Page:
Hi guys, inspection last week with a lot of wood rot at eaves, fascia ,soffits, and subflooring under bathrooms. Many moee areas as well. Could stick your finger through it kinda thing. Wrote up as replace rotted wood in specified areas. Simple enough i thought… Obvious. Did the reinspection yesterday and none of it was replaced! They did ,however, coat all of the rot with a chemical to harden it. Primed and painted it. Cetainly this is not an acceptable repair??? Thoughts? New blood learning a lot from u guys thanks
I’ve used wood hardener but only in prepping damaged wood for epoxy repair.
Sounds like a poor “fix”.
Did you probe it after this treatment?
I use epoxy filler to fill woodpecker holes, etc. But extensive rot, the trim board should be replaced, or at least the rotted section cut out and replaced and sealed.
Small repairs can be done with bondo, but large repairs are better with the wood being replaced. We use bondo for repairs were replacement isn’t practical/possible. It’s a judgement call. I would inform my client and let them decide. My wording would be unprofessional/nonstandard repair.
A lot of reinspections are like that. I don’t know how bad the rot was, but removing the soft wood hardening the area, and filling with an expoxy can be acceptable. It sounds like they only did half the work though and if it’s as bad as you are making it sound, it may just need to be replaced.
If it was “Could stick your finger through it kinda thing.” :shock: It needs replacing.
Is that what you wrote in your report?…stick your finger through kinda thing?
There is a proper process for repairing wood rot. It is usually done on difficult to replace wood such as sills, or a billeted abacus on top of a capitol. The idea is to remove all the punky wood first, then treat with epoxy such as what www.rotdoctor.com has on-line. This does harden it some and also kills the fungus in the wood. In your case, it sounds like they didn’t do this and they also should have used an approved wood filler after to re-build.
State what you saw. It looks like a professional repair or it doesn’t. They used a repair method that will not allow you to confirm it as a good repair. As has been pointed out already, chemical and resin treatments are usually used for wood components that are difficult to remove and replace. Eaves, fascia, soffits, and subfloor (once the finish floor is removed) are not very difficult to remove and replace. I haven’t seen it but it sounds like they should have followed your recommendations.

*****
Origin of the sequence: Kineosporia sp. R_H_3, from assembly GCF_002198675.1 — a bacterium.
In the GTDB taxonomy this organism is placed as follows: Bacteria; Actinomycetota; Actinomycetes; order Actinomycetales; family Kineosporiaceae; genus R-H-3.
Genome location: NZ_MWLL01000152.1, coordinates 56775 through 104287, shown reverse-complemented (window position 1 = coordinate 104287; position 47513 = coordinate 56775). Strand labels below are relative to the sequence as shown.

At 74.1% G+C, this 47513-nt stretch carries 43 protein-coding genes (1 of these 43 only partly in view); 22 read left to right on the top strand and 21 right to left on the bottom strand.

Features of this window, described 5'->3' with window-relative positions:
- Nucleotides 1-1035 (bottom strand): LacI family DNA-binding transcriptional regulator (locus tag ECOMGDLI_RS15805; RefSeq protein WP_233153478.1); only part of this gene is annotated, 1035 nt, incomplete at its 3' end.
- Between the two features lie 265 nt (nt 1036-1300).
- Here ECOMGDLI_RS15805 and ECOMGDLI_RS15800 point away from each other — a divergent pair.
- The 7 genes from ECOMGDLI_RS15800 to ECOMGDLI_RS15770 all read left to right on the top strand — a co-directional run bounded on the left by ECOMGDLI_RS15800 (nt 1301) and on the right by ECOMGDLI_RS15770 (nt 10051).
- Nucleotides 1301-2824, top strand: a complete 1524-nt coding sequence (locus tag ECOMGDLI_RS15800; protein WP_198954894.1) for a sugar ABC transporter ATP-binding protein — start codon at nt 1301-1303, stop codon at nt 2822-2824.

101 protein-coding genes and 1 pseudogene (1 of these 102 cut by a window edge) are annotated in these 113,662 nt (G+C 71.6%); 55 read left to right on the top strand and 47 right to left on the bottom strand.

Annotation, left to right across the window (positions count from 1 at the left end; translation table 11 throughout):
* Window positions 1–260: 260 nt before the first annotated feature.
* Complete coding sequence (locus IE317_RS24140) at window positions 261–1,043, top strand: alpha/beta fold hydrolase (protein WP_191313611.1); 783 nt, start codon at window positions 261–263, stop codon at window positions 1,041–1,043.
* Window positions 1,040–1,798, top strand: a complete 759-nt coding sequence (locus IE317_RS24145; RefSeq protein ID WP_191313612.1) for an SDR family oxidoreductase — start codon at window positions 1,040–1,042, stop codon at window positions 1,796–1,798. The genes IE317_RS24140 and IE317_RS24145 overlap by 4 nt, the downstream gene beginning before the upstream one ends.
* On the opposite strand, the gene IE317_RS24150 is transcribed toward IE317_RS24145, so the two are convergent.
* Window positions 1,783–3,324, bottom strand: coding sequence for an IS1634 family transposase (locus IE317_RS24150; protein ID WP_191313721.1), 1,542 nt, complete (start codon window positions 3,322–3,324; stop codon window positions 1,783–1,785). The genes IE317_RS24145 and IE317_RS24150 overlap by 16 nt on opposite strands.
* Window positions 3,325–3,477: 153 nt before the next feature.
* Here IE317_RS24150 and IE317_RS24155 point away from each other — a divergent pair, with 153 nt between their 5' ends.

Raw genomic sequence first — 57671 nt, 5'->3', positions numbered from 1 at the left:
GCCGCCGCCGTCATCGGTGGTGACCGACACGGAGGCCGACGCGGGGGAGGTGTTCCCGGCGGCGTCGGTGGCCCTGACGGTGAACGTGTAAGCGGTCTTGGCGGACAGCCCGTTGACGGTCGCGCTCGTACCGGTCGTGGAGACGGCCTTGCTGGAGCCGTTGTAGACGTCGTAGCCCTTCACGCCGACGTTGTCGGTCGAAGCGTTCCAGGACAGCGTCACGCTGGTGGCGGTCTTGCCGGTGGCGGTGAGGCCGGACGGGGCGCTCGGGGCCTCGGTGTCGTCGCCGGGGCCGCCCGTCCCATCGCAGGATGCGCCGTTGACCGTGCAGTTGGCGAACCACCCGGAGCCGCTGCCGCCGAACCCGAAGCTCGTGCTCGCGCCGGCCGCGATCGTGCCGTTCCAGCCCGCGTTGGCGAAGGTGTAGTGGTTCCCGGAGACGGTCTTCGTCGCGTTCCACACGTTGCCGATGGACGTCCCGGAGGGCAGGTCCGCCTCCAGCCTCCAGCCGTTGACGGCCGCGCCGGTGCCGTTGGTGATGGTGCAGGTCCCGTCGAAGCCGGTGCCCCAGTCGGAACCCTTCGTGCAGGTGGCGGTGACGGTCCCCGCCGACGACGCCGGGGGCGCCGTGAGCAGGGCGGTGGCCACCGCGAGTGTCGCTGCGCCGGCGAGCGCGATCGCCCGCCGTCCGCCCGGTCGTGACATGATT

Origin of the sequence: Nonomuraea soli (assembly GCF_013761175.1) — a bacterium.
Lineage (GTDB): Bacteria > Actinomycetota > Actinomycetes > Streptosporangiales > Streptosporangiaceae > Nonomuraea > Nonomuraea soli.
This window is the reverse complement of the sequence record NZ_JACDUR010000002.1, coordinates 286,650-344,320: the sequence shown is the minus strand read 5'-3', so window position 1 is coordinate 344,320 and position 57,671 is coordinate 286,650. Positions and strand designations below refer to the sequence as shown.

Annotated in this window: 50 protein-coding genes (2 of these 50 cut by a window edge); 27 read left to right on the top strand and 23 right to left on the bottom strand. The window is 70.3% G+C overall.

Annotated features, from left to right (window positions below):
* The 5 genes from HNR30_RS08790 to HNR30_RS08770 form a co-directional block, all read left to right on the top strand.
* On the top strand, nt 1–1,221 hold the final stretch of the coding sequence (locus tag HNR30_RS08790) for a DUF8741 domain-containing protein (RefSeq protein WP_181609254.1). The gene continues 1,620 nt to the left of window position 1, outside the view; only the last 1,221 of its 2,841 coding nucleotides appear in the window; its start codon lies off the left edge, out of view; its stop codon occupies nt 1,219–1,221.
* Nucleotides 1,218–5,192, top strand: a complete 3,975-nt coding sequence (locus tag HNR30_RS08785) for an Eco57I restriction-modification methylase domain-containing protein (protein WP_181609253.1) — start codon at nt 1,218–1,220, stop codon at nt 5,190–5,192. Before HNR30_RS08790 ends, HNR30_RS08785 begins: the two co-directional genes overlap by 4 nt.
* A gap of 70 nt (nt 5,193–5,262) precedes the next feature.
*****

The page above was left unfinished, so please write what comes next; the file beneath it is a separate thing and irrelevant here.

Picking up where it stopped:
If the damaged wood is a structural item, like a floor joist, and the damage has compromised the strength then replace or repair should be recommended. The repair should restore the structural member to its original capacity (or better). I use a general rule of thumb of 10% section loss before I get too concerned. Keep in mind engineering design typically incorporates a safety factor where the design loading is greater than the actual loading and the material properties are reduced.
A non-structural item such as a door jamb or window sill is open for interpretation. If you rate a repair from 0 (nothing was done) to 10 (total replacement) and have several inspectors give an opinion on the workmanship all would likely agree a rating from 0 to 3 was crappy and all would likely agree a rating fro 8 to 10 was good. Its the gray area from 4 to 7 where opinions will vary among experienced inspectors. So in the gray area just state your opinion and I would include the word opinion, because another inspector may call it acceptable.
Do you guys use the word “rot” in your report? I use moisture damage as I always associated “rot” as a definate descriptor like “mold”
Rot is rot.
I have been schooled to not use any descriptive terms that would be considered to be in the WDO arena. I use “water damage” and “suspect microbial growth” in a home inspection report.
No, Rot is Dry Rot or Wet Rot. There is a difference.
Marcel is correct. And dry rot, usually, causes more damage.
Wood decay is caused by fungi that become active at about 20% moisture content. At moisture levels below that, decay stops. If wood is dry, it won’t rot.
I don’t think most of us can tell by looking at decay damage what kind of fungi caused it. I always thought dry rot was a bad term because it implies moisture isn’t necessary for wood to decay. I don’t think I’ve ever seen decay that wasn’t associated with elevated moisture levels.
Yea it was rotten beyond scope of filler. Called them out didnt even get argument. Replaced all rotted wood as recommended in initial report. Just amazed at the degree people go to in an effort to hide and conceal. I have grown to expect it lol. Thank u guys and all the input. Good stuff i will keep with me!